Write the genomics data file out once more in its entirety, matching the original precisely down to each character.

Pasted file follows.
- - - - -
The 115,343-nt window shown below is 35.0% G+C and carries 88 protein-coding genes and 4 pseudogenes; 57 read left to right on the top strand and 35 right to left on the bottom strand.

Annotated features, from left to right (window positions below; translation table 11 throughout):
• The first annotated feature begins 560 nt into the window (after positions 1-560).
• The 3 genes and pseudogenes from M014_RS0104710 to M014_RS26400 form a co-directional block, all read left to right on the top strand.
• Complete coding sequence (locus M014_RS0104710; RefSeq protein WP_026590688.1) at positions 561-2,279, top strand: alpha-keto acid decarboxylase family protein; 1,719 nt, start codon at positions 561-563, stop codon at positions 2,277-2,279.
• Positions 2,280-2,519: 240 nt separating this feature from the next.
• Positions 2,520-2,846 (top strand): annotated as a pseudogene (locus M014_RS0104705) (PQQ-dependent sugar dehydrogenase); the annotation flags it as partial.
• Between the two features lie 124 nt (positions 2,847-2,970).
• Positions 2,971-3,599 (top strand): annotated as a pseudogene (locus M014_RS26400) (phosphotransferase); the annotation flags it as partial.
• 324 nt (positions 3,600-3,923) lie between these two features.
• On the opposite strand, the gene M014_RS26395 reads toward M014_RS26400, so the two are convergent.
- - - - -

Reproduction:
The 115,343-nt window shown below is 35.0% G+C and carries 88 protein-coding genes and 4 pseudogenes; 57 read left to right on the top strand and 35 right to left on the bottom strand.

Annotated features, from left to right (window positions below; translation table 11 throughout):
• The first annotated feature begins 560 nt into the window (after positions 1-560).
• The 3 genes and pseudogenes from M014_RS0104710 to M014_RS26400 form a co-directional block, all read left to right on the top strand.
• Complete coding sequence (locus M014_RS0104710; RefSeq protein WP_026590688.1) at positions 561-2,279, top strand: alpha-keto acid decarboxylase family protein; 1,719 nt, start codon at positions 561-563, stop codon at positions 2,277-2,279.
• Positions 2,280-2,519: 240 nt separating this feature from the next.
• Positions 2,520-2,846 (top strand): annotated as a pseudogene (locus M014_RS0104705) (PQQ-dependent sugar dehydrogenase); the annotation flags it as partial.
• Between the two features lie 124 nt (positions 2,847-2,970).
• Positions 2,971-3,599 (top strand): annotated as a pseudogene (locus M014_RS26400) (phosphotransferase); the annotation flags it as partial.
• 324 nt (positions 3,600-3,923) lie between these two features.
• On the opposite strand, the gene M014_RS26395 reads toward M014_RS26400, so the two are convergent.